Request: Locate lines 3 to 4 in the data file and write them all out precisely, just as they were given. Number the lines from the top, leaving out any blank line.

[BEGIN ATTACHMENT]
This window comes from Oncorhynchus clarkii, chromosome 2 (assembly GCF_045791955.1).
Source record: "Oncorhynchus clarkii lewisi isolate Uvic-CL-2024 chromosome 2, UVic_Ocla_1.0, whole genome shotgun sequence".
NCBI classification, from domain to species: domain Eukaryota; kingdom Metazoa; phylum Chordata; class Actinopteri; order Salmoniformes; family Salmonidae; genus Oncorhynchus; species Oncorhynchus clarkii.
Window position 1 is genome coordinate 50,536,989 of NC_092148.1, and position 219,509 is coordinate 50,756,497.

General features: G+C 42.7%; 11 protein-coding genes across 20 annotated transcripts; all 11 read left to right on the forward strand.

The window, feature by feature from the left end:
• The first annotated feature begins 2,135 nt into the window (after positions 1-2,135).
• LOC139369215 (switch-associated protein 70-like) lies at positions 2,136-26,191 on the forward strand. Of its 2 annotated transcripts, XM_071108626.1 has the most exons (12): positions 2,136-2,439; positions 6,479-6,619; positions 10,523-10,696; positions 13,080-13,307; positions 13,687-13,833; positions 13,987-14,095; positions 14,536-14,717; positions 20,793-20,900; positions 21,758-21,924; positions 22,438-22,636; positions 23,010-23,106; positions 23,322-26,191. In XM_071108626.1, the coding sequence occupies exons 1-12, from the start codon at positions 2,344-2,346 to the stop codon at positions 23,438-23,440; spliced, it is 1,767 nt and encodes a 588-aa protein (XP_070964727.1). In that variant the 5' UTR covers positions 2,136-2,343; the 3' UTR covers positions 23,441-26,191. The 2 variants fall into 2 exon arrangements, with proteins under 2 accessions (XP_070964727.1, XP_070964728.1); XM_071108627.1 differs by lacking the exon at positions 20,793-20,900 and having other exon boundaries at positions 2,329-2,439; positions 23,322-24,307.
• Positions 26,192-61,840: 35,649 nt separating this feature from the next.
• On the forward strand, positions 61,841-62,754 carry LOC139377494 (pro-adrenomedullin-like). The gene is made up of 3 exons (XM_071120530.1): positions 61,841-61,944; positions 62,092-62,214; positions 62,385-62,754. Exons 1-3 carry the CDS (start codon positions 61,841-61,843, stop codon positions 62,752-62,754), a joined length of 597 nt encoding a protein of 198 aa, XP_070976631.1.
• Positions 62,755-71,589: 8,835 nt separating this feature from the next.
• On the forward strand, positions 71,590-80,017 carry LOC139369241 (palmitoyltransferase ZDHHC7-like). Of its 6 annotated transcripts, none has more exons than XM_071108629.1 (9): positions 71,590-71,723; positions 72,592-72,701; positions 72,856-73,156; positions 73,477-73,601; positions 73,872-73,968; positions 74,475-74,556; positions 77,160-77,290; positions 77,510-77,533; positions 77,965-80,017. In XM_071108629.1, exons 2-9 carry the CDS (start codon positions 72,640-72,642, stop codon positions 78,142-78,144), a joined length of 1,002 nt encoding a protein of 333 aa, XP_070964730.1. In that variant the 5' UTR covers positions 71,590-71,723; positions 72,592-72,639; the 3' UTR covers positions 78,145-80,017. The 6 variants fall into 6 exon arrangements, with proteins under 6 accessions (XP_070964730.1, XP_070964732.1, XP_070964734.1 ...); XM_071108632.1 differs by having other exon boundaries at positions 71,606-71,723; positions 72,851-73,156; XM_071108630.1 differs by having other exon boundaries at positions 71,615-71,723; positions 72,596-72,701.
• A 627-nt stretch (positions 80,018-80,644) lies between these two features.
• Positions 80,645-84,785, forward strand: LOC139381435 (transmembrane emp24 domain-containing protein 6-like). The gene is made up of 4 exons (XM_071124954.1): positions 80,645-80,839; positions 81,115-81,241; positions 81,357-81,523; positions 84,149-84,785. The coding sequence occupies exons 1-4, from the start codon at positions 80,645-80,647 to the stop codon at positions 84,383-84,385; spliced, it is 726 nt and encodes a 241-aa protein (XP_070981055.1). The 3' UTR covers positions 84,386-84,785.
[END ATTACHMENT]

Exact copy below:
NCBI classification, from domain to species: domain Eukaryota; kingdom Metazoa; phylum Chordata; class Actinopteri; order Salmoniformes; family Salmonidae; genus Oncorhynchus; species Oncorhynchus clarkii.
Window position 1 is genome coordinate 50,536,989 of NC_092148.1, and position 219,509 is coordinate 50,756,497.